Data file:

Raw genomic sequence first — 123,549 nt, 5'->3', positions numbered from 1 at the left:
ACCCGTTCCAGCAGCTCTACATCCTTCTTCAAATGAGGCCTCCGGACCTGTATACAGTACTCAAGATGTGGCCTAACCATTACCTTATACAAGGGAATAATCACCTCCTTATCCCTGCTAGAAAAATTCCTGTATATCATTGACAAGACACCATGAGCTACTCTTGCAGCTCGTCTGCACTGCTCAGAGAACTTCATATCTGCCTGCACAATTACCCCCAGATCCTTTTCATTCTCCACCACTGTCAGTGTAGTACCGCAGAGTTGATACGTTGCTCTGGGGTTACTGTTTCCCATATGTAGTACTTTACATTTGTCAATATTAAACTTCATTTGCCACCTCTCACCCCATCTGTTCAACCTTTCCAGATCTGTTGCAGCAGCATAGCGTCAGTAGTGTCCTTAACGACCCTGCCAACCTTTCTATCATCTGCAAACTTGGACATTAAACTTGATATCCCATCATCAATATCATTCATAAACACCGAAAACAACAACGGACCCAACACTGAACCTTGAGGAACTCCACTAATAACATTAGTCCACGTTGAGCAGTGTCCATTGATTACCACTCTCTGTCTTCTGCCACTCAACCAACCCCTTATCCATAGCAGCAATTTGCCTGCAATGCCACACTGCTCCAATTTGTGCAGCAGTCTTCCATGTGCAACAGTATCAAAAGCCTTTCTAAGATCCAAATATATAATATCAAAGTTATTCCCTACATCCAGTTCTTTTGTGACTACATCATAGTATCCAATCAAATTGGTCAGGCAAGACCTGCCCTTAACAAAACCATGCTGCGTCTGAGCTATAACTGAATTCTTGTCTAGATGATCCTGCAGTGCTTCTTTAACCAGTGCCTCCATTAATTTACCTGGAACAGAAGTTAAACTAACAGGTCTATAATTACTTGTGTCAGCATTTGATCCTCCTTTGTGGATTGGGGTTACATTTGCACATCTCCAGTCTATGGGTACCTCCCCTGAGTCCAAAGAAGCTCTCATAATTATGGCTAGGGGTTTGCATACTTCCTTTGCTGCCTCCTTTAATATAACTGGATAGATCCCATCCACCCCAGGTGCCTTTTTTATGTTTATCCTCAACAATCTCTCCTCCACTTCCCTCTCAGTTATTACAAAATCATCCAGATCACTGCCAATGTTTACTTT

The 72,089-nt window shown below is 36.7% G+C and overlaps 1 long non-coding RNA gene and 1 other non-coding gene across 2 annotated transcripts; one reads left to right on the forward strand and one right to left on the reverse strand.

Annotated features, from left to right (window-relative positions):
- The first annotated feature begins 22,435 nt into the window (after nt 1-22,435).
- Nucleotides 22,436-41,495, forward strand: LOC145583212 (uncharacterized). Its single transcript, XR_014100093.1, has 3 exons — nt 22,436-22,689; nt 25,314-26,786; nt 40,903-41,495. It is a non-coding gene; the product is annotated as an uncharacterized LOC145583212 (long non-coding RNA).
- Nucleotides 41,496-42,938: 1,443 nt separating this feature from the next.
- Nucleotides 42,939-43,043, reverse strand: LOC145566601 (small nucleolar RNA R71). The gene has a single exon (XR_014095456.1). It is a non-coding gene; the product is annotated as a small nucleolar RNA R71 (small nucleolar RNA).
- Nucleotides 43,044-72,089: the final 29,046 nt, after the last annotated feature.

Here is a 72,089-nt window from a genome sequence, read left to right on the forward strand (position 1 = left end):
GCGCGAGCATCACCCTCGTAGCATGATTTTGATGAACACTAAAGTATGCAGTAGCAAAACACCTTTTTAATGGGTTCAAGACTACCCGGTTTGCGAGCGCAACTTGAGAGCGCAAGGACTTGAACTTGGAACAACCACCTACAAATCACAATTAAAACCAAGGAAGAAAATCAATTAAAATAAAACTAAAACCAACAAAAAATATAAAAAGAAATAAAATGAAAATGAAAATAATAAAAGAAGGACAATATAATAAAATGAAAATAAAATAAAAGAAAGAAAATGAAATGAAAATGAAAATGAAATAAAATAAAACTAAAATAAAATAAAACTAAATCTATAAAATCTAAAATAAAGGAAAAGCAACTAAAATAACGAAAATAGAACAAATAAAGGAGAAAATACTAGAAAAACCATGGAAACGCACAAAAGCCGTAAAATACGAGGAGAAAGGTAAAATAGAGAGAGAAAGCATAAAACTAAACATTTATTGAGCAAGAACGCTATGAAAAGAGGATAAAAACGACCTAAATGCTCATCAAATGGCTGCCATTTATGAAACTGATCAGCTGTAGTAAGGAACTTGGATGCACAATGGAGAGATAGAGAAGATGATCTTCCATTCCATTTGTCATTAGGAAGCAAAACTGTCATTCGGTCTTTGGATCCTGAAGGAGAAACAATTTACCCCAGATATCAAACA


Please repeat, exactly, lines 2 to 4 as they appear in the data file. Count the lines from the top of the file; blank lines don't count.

ACCCGTTCCAGCAGCTCTACATCCTTCTTCAAATGAGGCCTCCGGACCTGTATACAGTACTCAAGATGTGGCCTAACCATTACCTTATACAAGGGAATAATCACCTCCTTATCCCTGCTAGAAAAATTCCTGTATATCATTGACAAGACACCATGAGCTACTCTTGCAGCTCGTCTGCACTGCTCAGAGAACTTCATATCTGCCTGCACAATTACCCCCAGATCCTTTTCATTCTCCACCACTGTCAGTGTAGTACCGCAGAGTTGATACGTTGCTCTGGGGTTACTGTTTCCCATATGTAGTACTTTACATTTGTCAATATTAAACTTCATTTGCCACCTCTCACCCCATCTGTTCAACCTTTCCAGATCTGTTGCAGCAGCATAGCGTCAGTAGTGTCCTTAACGACCCTGCCAACCTTTCTATCATCTGCAAACTTGGACATTAAACTTGATATCCCATCATCAATATCATTCATAAACACCGAAAACAACAACGGACCCAACACTGAACCTTGAGGAACTCCACTAATAACATTAGTCCACGTTGAGCAGTGTCCATTGATTACCACTCTCTGTCTTCTGCCACTCAACCAACCCCTTATCCATAGCAGCAATTTGCCTGCAATGCCACACTGCTCCAATTTGTGCAGCAGTCTTCCATGTGCAACAGTATCAAAAGCCTTTCTAAGATCCAAATATATAATATCAAAGTTATTCCCTACATCCAGTTCTTTTGTGACTACATCATAGTATCCAATCAAATTGGTCAGGCAAGACCTGCCCTTAACAAAACCATGCTGCGTCTGAGCTATAACTGAATTCTTGTCTAGATGATCCTGCAGTGCTTCTTTAACCAGTGCCTCCATTAATTTACCTGGAACAGAAGTTAAACTAACAGGTCTATAATTACTTGTGTCAGCATTTGATCCTCCTTTGTGGATTGGGGTTACATTTGCACATCTCCAGTCTATGGGTACCTCCCCTGAGTCCAAAGAAGCTCTCATAATTATGGCTAGGGGTTTGCATACTTCCTTTGCTGCCTCCTTTAATATAACTGGATAGATCCCATCCACCCCAGGTGCCTTTTTTATGTTTATCCTCAACAATCTCTCCTCCACTTCCCTCTCAGTTATTACAAAATCATCCAGATCACTGCCAATGTTTACTTT

The 72,089-nt window shown below is 36.7% G+C and overlaps 1 long non-coding RNA gene and 1 other non-coding gene across 2 annotated transcripts; one reads left to right on the forward strand and one right to left on the reverse strand.

Annotated features, from left to right (window-relative positions):